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Anderson's Diary - October 2001
In the last few weeks, there has been much for us all to talk and think about and, for me at any rate, this has been a time to refrain from frivolous chat or comment.
September 11th saw me in the quaint and bustling Italian town of Reggio Emilia where I played with a bunch of quite proper flute players led by the good-looking flute-maestro Andrea Griminelli and supported by a large Russian Orchestra. The horrors of breaking news hit at about 2 pm and a journalist friend advised us by cellphone of the first vague reports, sending us scurrying upstairs to our hotel room to watch CNN.
The rest is history as generations will remember it.
We, at the concert that night, had to take the difficult decision whether or not to go through with the show – a no-win contest of moral and emotional strings a-tugging. In the event, with tickets all sold and half of the audience on its way from different parts of the country we decided to go with it. The mayor made a sombre speech and the evening of flute repertoire of the classical sort went off without a hitch.
I was on at the end with three pieces – Elegy, Bouree and Thick as a Brick – to lift the spirit and generally be the circus turn. I decided, given the response of the audience to keep the presentation light-hearted, but it was a difficult twenty minutes of guilty fun.
Sting was due to appear three days later with the same orchestra and other guests in the same venue, but decided to not to appear leaving poor Andrea, the organiser of the events, with no option but to cancel the whole show. Either Sting or I made a respectful but ultimately wrong decision, I can’t help but fear.
We were well aware of the apparent impossibility of getting Doane Perry and drum-tech Jay to Oslo for the Scandinavian tour in the next days – at least direct from LA – so we got them heading towards the Mexican border, pronto.
After a long wait, the authorities opened the border at Tijuana and the boys were on their way, via Mexico City and London to Norway for the first show. We had checked with theatres in London, Germany and Scandinavia before leaving to determine the mood of the European audiences regarding the continuation of public performances, so forgive us, dear Americans, if we seemed at odds here in Europe with the complete absence of shows at that time in the US.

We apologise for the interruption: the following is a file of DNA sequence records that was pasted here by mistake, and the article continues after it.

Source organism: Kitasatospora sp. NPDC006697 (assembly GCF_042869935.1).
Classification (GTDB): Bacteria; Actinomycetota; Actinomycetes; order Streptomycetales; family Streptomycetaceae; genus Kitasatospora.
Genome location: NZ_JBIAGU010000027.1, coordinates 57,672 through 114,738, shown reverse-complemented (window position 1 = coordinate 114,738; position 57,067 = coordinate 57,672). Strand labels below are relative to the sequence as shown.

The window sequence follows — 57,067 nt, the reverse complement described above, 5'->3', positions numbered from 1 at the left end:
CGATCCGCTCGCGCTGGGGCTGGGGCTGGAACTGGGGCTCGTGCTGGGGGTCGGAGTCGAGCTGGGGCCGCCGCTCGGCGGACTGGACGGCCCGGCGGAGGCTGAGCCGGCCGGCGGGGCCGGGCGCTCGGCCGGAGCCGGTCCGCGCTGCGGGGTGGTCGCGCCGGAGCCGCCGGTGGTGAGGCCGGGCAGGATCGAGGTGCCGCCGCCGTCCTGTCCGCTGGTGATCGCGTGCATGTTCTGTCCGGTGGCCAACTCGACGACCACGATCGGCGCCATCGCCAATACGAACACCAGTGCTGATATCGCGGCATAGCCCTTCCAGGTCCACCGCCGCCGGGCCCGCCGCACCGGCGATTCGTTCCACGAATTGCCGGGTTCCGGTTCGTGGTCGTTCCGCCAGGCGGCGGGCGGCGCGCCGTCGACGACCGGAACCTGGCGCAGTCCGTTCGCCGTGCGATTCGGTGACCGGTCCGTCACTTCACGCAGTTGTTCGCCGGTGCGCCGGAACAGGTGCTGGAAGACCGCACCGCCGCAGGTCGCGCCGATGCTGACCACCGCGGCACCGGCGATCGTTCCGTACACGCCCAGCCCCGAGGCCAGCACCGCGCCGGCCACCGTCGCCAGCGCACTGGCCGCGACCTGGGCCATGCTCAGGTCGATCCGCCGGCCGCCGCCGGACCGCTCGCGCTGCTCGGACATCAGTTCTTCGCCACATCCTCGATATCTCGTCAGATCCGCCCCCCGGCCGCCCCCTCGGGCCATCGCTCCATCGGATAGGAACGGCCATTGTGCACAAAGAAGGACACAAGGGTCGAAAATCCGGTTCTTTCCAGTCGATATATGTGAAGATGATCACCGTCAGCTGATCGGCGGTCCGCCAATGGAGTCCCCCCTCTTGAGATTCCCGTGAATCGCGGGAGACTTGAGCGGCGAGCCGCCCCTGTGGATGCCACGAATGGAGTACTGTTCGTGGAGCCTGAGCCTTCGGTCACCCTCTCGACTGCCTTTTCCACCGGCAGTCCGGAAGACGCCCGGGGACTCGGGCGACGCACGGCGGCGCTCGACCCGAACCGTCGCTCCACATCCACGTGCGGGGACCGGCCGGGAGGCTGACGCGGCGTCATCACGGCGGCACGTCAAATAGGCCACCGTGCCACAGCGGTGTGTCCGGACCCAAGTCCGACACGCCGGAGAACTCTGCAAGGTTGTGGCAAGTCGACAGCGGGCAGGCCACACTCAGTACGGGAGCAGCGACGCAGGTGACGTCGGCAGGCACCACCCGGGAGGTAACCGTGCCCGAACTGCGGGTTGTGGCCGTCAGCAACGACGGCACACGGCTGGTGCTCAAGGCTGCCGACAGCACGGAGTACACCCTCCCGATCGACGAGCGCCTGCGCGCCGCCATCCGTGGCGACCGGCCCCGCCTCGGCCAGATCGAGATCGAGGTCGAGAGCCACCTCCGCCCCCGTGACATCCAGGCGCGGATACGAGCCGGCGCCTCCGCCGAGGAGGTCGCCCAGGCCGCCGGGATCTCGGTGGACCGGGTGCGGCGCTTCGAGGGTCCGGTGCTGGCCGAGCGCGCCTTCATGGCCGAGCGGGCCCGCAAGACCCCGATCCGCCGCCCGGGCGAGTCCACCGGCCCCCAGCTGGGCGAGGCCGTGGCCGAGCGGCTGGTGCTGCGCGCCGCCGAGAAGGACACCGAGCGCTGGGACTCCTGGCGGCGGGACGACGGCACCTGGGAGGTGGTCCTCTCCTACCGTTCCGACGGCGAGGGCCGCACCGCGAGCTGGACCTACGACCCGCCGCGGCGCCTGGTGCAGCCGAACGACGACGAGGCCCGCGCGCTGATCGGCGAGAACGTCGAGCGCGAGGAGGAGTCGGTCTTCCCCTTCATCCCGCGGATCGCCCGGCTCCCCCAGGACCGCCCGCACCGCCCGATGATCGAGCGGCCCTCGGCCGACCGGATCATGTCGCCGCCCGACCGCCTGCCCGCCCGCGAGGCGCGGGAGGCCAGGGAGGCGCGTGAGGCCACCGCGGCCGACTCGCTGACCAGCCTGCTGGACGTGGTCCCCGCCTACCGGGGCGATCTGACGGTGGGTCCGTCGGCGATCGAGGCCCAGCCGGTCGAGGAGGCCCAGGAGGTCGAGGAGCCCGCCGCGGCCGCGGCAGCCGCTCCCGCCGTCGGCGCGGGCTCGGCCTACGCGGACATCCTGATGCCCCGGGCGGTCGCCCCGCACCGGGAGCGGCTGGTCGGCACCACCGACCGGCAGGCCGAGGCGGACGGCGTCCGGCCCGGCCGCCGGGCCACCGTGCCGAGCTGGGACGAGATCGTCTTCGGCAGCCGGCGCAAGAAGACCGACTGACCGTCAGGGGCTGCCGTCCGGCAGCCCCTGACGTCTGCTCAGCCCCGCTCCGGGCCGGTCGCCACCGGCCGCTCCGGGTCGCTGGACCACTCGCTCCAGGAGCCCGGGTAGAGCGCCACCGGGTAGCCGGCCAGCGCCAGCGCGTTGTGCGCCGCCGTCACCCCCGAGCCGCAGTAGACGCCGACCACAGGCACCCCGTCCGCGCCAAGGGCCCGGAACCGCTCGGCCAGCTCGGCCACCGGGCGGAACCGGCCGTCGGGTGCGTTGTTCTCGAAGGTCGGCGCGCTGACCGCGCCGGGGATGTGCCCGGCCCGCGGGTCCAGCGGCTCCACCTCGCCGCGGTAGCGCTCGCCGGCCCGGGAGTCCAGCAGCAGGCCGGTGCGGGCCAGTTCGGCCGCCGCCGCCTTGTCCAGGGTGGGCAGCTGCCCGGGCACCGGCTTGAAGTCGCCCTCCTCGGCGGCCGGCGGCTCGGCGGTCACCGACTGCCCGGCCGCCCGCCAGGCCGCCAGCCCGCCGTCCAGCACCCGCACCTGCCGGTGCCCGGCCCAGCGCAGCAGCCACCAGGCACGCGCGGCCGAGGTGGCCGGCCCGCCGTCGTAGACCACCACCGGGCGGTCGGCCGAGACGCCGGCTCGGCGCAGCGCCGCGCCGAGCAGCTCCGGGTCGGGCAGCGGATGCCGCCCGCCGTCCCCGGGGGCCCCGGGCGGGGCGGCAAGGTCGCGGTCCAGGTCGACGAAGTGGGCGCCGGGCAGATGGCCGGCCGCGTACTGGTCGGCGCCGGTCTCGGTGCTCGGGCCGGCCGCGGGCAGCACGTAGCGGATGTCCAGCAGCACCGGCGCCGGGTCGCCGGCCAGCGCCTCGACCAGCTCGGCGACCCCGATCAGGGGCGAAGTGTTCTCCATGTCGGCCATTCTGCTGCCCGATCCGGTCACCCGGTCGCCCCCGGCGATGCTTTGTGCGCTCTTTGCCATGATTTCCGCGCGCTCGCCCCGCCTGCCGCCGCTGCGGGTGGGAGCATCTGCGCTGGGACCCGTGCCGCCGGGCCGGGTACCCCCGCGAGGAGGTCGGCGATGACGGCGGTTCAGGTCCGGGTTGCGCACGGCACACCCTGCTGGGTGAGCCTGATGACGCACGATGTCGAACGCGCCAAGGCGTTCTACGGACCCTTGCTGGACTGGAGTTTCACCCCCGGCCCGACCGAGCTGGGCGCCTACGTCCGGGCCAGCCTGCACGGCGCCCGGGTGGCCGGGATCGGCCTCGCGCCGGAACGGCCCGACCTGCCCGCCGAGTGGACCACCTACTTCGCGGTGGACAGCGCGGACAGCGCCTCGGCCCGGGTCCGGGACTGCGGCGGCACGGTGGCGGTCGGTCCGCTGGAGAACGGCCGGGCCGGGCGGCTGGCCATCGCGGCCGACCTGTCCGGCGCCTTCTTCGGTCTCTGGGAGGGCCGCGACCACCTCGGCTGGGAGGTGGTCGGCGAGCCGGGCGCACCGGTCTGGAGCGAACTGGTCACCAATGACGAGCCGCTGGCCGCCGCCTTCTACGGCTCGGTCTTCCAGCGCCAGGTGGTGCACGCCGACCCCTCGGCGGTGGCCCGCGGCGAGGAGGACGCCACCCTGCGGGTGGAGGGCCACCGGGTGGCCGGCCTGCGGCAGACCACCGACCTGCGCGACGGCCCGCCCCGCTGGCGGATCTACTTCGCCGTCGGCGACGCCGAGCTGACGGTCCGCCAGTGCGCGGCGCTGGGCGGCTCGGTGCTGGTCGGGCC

We received, for our trouble, a couple of real stinker reviews in Oslo and Bergen – not for choosing to perform – but for the quality of our performance. Strange, because I had listened to the tape of the shows both nights and thought them pretty reasonable. Usually, when reviewers don’t like Tull, they just don’t bother to write the piece in the first place and reviews, when we get them, tend towards good or ecstatic. Weird, therefore, to find ourselves plastered over the front page of the Bergen morning paper as the headline news item of the day for not being very good, especially in the context of the other events still unfolding in the wake of the 11th September.
Oh well, you lose some and you lose some………
Six weeks later and we still operate in a world quite changed from the one we thought we knew. The news runs continuously with the aftermath of the tragedy and the risky deployment in Afghanistan. Anthrax resonates in the pages of print and the sad obituaries of the thankfully few victims – so far.
The travel and tourist industries seem to have discovered irreparable economic realities and the stock market lurches between low and lower.
Music, as always, remains the power of hope and healing throughout this ongoing new home environment of terror and vulnerability. In how many homes have the sounds of comfort sung out to still the heartbreak and personal loss these recent weeks? How many touched souls have turned to their musical heroes and villains for consolation and escape from torment? More, I suggest, than turned to “Millionaire”or other light-hearted and ultimately shallow TV or movie frolic.
Perhaps the music we grew up with – the music which shaped our youth, whether thirty years ago or yesterday – has become, for many, the replacement for religious hymn or lament. For the moment, I am happy and a little proud to be of the tribe of Musik – the tribe of players who ask you not to forget but to celebrate the positive and purposeful future which we all strive for.
But forgive me if I’m not feeling too funny at the moment. I have some pretty strong views about Bush, Blair and the quest for vengeance but now is not the moment. Those of who have walked the streets of London, Belfast, Madrid, Paris, Tokyo or Oklahoma City, in these last years know too well the taped-off streets, bomb and other terrorist threats ringing from loudhailers and the sense of absolute bewilderment at the action of man upon man. In the names of freedom, religion or fierce, flag-waving independence are such acts committed. To those sad and soul-poisoned perpetrators I say, “Get a life. Save one, don’t take one.”
To share the grief, spread the load of confusion and wonderment at the inhumanity of it all, we may huddle – not in family groups perhaps – but in the reassuring cyberworld of cellphone and e-mail. Not for us the hallowed halls of church or home but the strange detachment of technological chest-beating and the anguished howl. Well, that’s what I’m probably doing anyway.
Funny old world, isn’t it?
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